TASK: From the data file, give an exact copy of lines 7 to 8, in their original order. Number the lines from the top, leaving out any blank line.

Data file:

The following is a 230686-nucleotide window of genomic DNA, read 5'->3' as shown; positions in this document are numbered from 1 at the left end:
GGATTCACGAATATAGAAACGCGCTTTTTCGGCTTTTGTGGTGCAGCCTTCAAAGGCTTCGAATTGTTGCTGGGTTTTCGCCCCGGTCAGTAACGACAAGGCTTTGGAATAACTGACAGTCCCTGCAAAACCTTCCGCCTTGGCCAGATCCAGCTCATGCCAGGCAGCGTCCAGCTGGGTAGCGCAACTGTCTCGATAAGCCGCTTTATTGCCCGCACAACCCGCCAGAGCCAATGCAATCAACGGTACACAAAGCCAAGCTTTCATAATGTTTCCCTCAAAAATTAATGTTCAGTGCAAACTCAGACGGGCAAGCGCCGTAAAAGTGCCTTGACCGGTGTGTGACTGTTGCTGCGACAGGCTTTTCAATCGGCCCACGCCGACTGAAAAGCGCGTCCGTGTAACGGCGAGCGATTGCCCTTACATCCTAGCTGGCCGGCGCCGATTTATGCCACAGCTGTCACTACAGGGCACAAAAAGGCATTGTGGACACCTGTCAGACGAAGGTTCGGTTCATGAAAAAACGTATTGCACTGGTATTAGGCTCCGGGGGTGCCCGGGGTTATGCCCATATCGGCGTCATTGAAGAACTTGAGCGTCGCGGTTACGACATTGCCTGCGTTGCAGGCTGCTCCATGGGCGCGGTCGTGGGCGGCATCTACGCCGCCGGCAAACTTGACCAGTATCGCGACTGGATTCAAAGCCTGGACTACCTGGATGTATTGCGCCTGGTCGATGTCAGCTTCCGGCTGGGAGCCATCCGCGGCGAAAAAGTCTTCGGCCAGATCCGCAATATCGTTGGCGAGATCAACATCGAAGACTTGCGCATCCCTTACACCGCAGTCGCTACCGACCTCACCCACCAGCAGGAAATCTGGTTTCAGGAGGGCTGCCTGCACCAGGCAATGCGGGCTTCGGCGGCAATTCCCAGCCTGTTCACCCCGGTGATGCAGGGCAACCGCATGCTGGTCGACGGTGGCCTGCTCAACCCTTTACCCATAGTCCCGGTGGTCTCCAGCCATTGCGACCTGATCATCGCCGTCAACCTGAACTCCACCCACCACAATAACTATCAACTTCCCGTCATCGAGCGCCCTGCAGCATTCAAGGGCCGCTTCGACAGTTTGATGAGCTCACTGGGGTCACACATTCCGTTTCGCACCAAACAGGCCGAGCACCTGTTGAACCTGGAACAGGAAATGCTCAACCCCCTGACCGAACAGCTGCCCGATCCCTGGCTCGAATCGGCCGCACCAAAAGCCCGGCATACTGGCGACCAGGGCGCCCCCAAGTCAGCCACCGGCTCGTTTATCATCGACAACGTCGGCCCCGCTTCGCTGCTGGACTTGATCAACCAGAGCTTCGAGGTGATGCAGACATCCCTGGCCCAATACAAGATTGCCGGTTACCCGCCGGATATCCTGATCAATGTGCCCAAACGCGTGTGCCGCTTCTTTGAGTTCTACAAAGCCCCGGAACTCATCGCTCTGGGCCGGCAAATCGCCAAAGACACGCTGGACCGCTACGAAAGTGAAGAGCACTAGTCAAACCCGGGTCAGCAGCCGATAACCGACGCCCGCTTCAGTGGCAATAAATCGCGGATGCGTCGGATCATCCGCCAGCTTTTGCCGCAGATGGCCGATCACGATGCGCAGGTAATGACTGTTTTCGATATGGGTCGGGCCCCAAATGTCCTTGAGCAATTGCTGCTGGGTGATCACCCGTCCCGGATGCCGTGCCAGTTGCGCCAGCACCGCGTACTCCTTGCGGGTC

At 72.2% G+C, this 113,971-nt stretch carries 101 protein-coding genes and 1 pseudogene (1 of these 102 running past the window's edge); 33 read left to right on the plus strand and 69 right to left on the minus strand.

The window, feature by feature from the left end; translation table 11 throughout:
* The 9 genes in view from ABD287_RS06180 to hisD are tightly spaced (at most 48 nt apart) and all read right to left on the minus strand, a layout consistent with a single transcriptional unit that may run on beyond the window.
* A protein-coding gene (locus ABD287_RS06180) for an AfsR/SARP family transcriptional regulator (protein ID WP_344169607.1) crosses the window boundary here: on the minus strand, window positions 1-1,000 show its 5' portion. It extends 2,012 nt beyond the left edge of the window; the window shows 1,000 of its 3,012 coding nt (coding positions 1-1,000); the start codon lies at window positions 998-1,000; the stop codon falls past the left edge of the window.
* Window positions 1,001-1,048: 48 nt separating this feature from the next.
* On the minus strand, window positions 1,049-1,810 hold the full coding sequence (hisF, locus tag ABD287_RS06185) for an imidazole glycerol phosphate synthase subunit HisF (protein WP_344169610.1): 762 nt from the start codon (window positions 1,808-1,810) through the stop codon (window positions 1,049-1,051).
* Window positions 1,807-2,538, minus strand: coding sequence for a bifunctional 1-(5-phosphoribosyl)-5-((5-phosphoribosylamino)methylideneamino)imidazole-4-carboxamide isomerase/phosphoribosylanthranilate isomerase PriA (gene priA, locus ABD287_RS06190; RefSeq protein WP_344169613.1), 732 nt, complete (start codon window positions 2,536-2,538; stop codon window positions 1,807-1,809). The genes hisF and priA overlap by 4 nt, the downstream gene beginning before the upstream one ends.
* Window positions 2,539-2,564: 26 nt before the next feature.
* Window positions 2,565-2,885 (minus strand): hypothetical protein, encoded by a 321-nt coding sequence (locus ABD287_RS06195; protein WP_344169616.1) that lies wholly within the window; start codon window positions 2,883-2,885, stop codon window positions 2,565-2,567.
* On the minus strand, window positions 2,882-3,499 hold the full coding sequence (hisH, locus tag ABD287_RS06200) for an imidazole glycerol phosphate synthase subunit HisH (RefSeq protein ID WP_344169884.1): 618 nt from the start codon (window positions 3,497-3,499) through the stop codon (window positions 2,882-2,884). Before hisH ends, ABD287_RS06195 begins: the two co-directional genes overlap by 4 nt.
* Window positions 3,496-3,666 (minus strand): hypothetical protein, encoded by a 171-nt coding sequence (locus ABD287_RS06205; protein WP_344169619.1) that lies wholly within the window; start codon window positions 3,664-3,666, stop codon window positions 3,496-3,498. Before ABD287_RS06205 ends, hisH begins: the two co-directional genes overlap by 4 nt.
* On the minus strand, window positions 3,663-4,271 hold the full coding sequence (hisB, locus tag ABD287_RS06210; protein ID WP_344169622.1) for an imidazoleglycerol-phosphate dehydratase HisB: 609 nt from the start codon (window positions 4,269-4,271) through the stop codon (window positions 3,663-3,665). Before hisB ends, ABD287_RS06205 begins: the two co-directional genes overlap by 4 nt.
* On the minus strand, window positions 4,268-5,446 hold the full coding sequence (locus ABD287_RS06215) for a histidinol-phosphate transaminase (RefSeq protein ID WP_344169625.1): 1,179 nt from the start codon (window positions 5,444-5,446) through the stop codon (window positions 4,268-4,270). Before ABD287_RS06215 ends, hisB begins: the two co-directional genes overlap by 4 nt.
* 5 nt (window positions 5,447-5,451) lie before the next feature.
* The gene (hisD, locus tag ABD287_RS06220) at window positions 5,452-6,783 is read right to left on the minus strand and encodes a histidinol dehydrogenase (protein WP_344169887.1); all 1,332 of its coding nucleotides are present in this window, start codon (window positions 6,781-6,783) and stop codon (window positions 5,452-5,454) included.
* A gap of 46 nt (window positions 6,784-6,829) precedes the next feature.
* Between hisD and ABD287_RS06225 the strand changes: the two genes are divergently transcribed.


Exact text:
* Window positions 1,001-1,048: 48 nt separating this feature from the next.
* On the minus strand, window positions 1,049-1,810 hold the full coding sequence (hisF, locus tag ABD287_RS06185) for an imidazole glycerol phosphate synthase subunit HisF (protein WP_344169610.1): 762 nt from the start codon (window positions 1,808-1,810) through the stop codon (window positions 1,049-1,051).